And so I ask you, what’s a fellow to do?

I received a gratifying rejection letter over the weekend, which must sound oxymoronic. It was for “The Death of Superman” and it was from one of the half dozen magazines I’ve sent it to (of course), but I’d lost track of this submission. I can’t even find how I’d submitted it; no sent email in the box, no listing on Submittable, no listing on Duotrope. I’d completely forgotten that I had sent it to this mag and likely would never have remembered at all if I hadn’t received the rejection letter.

But what a rejection letter!

The publication is one of the university literary journals that dot the landscape, and it is put out in conjunction with their MFA program. (Given my publishing history, the submission was a “stretch goal” in managementspeak, which I despise.) They were building a theme issue, I recall, and I think it had to do with works depicting character. “The Death of Superman” is a son’s discoveries about his father’s life after he’d moved out. He learns more about his father’s character by the little indirect evidence the man left behind (at their cabin in the woods, of course). But these discoveries tell at least as much about the son as about the father. So I thought I had a shot at their theme.

But the story was rejected. It was the nature of the rejection that was interesting. They said that they were impressed by my writing (always a nice thing to hear, even if it leaves me feeling like a bridesmaid and not a bride, so to speak). They used the title of my story in the email. And then they encouraged me to send them more writing to consider. It didn’t feel like a stock response though I suppose it could have been.

I have two stories right now that I think I are finished and worth submitting. One is another of the Fathers and Sons stories and the other is “Travel Light,” which is a chapter from my languishing Larger than Life novel in progress. (Lately I’ve been submitting that one around a bit as well. Somehow I’ve found some motivation, or is it self confidence?)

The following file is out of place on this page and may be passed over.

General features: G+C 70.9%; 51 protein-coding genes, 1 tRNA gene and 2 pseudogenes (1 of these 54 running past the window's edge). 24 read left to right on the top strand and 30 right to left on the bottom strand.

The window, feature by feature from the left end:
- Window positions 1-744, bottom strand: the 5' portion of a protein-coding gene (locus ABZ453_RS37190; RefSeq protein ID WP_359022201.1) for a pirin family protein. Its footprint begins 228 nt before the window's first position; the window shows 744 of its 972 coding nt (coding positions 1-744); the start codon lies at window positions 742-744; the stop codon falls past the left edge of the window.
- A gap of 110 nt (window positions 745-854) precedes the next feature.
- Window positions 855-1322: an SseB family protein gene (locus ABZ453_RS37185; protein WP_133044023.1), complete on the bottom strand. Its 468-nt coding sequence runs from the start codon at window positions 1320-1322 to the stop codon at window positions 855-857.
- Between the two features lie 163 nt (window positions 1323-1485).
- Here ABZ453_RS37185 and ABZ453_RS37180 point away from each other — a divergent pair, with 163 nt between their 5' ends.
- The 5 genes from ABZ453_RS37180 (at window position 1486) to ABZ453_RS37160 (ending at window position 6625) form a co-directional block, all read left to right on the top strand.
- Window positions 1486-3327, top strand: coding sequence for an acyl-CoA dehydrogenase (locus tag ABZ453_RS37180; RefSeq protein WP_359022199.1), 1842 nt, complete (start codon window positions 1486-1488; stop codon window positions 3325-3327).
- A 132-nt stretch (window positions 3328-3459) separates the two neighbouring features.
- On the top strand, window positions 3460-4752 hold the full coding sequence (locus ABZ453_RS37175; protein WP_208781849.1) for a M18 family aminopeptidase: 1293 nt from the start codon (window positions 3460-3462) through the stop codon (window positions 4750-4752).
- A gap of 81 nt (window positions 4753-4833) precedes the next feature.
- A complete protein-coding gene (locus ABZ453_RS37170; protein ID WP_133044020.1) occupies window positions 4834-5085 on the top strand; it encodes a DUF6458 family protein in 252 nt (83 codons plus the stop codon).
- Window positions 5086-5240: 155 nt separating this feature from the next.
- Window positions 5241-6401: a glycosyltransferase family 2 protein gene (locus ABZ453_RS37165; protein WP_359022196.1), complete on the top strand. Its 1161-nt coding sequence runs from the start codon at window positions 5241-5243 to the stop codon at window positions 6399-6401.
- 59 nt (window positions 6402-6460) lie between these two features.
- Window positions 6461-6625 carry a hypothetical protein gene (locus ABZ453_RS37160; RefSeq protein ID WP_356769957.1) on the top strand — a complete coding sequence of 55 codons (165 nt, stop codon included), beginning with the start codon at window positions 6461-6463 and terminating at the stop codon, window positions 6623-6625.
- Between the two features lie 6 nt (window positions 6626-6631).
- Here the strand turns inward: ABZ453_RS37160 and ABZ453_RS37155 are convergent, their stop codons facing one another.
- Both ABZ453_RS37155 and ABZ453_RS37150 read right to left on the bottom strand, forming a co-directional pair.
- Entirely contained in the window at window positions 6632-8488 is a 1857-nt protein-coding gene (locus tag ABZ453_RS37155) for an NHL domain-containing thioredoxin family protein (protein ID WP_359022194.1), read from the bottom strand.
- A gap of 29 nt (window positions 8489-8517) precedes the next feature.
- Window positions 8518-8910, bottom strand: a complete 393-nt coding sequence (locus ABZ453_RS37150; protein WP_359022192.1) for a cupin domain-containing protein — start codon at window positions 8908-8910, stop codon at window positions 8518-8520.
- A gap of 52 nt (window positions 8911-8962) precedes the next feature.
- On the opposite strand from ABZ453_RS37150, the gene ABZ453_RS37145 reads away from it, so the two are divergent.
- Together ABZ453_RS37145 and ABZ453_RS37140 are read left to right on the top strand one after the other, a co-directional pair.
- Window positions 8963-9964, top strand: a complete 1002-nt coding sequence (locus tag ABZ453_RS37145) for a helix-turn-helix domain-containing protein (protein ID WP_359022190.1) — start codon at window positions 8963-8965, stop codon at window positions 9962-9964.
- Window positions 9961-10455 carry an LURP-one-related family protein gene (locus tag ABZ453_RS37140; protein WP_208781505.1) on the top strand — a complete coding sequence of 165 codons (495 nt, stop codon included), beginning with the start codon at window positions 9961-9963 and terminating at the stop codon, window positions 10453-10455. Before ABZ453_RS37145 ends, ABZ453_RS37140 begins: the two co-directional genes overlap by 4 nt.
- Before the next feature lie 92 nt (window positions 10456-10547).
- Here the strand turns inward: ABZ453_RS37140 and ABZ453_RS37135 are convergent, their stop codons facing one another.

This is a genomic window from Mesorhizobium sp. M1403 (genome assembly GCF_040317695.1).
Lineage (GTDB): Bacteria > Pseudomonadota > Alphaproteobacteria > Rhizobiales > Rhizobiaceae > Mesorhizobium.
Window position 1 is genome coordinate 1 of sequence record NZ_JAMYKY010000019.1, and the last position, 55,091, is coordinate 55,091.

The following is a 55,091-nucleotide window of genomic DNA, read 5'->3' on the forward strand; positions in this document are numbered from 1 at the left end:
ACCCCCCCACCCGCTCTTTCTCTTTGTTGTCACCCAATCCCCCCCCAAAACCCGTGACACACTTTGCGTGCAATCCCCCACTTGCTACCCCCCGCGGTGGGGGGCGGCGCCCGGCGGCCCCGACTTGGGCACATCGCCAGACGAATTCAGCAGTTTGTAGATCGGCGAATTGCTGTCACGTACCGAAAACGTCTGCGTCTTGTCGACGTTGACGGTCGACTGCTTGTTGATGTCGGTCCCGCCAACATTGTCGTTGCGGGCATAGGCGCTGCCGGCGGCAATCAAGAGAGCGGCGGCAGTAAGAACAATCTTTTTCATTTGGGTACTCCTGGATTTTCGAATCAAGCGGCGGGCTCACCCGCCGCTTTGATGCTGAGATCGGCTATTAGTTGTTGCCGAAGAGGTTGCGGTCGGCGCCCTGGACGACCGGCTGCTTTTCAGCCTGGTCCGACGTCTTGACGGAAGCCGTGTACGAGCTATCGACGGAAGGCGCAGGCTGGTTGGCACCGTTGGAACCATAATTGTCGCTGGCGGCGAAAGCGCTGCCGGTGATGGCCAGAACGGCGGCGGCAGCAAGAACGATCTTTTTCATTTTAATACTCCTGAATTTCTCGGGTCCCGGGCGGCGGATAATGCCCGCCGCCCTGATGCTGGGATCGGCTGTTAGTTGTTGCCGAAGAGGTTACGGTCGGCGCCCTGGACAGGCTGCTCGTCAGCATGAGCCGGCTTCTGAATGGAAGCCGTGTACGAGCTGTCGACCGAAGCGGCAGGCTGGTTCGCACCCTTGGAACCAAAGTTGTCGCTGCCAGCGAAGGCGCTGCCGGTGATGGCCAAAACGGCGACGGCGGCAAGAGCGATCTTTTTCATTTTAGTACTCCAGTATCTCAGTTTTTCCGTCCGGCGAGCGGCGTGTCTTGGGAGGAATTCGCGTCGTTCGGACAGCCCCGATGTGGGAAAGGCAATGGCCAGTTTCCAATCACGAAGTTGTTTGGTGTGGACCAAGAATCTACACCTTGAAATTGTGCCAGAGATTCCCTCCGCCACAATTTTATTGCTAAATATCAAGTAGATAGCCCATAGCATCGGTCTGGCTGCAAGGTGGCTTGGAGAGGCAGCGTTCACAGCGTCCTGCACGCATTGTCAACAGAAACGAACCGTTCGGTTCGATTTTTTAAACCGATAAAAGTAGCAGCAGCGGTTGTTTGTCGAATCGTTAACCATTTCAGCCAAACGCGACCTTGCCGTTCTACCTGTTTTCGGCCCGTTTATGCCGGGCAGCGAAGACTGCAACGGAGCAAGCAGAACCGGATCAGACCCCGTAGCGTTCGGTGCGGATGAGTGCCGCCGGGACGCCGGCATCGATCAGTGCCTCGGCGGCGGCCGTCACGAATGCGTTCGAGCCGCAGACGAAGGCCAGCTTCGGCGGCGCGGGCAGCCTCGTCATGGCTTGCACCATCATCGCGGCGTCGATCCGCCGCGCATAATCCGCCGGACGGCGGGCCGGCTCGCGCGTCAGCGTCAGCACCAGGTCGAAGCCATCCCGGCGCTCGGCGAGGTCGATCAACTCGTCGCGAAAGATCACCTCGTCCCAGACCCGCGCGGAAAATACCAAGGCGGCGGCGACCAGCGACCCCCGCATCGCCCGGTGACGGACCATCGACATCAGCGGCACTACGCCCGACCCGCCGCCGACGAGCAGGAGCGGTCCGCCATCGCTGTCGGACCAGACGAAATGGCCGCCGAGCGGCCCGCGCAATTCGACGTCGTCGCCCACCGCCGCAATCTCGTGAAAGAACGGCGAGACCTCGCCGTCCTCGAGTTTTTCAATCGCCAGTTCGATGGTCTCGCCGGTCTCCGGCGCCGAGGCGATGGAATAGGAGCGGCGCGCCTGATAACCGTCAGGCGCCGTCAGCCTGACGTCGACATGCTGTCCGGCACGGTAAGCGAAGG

But here’s my problem: the submission period at the magazine is currently closed. I can’t find on their site when the next period opens. I can’t even find how to make a submission there. Do they had a dedicated submission address? An internal mechanism? Is it Submittable? What did I do before? Can I simply respond to their rejection email to show I was encouraged? Can I submit outside of their period given they’ve asked for more from me?

I’m not sure, but I don’t want to lose the momentum. What would you do?

Update: I did the obvious, which only became obvious after I finished my anguished hair splitting above. I wrote to the editors asking what I might do. Duh!

Explore posts in the same categories: Fathers and Sons, short stories


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2 Comments on “oxymoronic”

  1. Teri Says:

    I’m so excited for your nice rejection!

    My very limited experience tells me that most editors will not take anything outside the submission period, even if they’ve asked for more work. Often, especially at university literary journals connected to MFA programs, the editors names change regularly. And if the main editor doesn’t change, their readers of submissions do.

    This is a tough time of year for submissions. Summer. Most journals open in the fall with the new semester.

    Good luck with your story, Paul. It sounds like you’ll find a good home for it somewhere along the way….

  2. Teri Says:

    I’m back because there are a few journals open to summer submissions. You might try the following, all accept online submissions: Missouri Review, Southeast Review, Cincinnati Review, Post Road, Gulf Coast, Narrative Magazine, Black Warrior, Mid American Review, The Collagist, Fence.

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